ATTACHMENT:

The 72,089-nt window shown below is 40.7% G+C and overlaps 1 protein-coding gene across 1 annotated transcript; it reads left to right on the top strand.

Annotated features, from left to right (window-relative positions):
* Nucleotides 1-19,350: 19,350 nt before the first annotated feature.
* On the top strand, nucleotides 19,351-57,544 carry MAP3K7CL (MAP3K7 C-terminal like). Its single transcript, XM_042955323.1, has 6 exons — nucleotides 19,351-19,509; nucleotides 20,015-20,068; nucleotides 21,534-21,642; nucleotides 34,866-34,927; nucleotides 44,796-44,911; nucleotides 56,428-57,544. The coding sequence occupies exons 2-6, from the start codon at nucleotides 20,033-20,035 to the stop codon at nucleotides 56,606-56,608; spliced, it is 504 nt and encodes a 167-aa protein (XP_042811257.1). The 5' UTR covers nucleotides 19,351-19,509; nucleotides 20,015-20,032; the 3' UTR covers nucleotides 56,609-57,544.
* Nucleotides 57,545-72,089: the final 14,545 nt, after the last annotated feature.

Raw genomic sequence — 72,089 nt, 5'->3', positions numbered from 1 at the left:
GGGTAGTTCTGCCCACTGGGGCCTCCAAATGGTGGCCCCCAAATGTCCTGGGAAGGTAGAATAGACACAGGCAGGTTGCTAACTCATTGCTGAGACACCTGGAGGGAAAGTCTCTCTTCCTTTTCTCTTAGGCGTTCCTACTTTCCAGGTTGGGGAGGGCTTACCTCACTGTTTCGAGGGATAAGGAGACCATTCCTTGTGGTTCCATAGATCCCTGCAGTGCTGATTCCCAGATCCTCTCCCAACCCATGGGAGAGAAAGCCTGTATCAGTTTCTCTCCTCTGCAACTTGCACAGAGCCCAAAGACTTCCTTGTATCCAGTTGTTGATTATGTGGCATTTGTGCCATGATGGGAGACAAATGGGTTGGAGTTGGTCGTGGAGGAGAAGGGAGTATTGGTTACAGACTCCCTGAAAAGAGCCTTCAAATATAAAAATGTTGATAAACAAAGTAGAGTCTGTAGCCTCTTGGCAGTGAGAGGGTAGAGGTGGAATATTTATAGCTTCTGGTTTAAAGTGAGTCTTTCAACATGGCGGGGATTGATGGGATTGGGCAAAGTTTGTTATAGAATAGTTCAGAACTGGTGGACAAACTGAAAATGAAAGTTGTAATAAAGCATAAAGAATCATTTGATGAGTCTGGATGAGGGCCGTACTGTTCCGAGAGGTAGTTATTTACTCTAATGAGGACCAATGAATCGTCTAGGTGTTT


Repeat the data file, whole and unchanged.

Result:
The 72,089-nt window shown below is 40.7% G+C and overlaps 1 protein-coding gene across 1 annotated transcript; it reads left to right on the top strand.

Annotated features, from left to right (window-relative positions):
* Nucleotides 1-19,350: 19,350 nt before the first annotated feature.
* On the top strand, nucleotides 19,351-57,544 carry MAP3K7CL (MAP3K7 C-terminal like). Its single transcript, XM_042955323.1, has 6 exons — nucleotides 19,351-19,509; nucleotides 20,015-20,068; nucleotides 21,534-21,642; nucleotides 34,866-34,927; nucleotides 44,796-44,911; nucleotides 56,428-57,544. The coding sequence occupies exons 2-6, from the start codon at nucleotides 20,033-20,035 to the stop codon at nucleotides 56,606-56,608; spliced, it is 504 nt and encodes a 167-aa protein (XP_042811257.1). The 5' UTR covers nucleotides 19,351-19,509; nucleotides 20,015-20,032; the 3' UTR covers nucleotides 56,609-57,544.
* Nucleotides 57,545-72,089: the final 14,545 nt, after the last annotated feature.

Raw genomic sequence — 72,089 nt, 5'->3', positions numbered from 1 at the left:
GGGTAGTTCTGCCCACTGGGGCCTCCAAATGGTGGCCCCCAAATGTCCTGGGAAGGTAGAATAGACACAGGCAGGTTGCTAACTCATTGCTGAGACACCTGGAGGGAAAGTCTCTCTTCCTTTTCTCTTAGGCGTTCCTACTTTCCAGGTTGGGGAGGGCTTACCTCACTGTTTCGAGGGATAAGGAGACCATTCCTTGTGGTTCCATAGATCCCTGCAGTGCTGATTCCCAGATCCTCTCCCAACCCATGGGAGAGAAAGCCTGTATCAGTTTCTCTCCTCTGCAACTTGCACAGAGCCCAAAGACTTCCTTGTATCCAGTTGTTGATTATGTGGCATTTGTGCCATGATGGGAGACAAATGGGTTGGAGTTGGTCGTGGAGGAGAAGGGAGTATTGGTTACAGACTCCCTGAAAAGAGCCTTCAAATATAAAAATGTTGATAAACAAAGTAGAGTCTGTAGCCTCTTGGCAGTGAGAGGGTAGAGGTGGAATATTTATAGCTTCTGGTTTAAAGTGAGTCTTTCAACATGGCGGGGATTGATGGGATTGGGCAAAGTTTGTTATAGAATAGTTCAGAACTGGTGGACAAACTGAAAATGAAAGTTGTAATAAAGCATAAAGAATCATTTGATGAGTCTGGATGAGGGCCGTACTGTTCCGAGAGGTAGTTATTTACTCTAATGAGGACCAATGAATCGTCTAGGTGTTT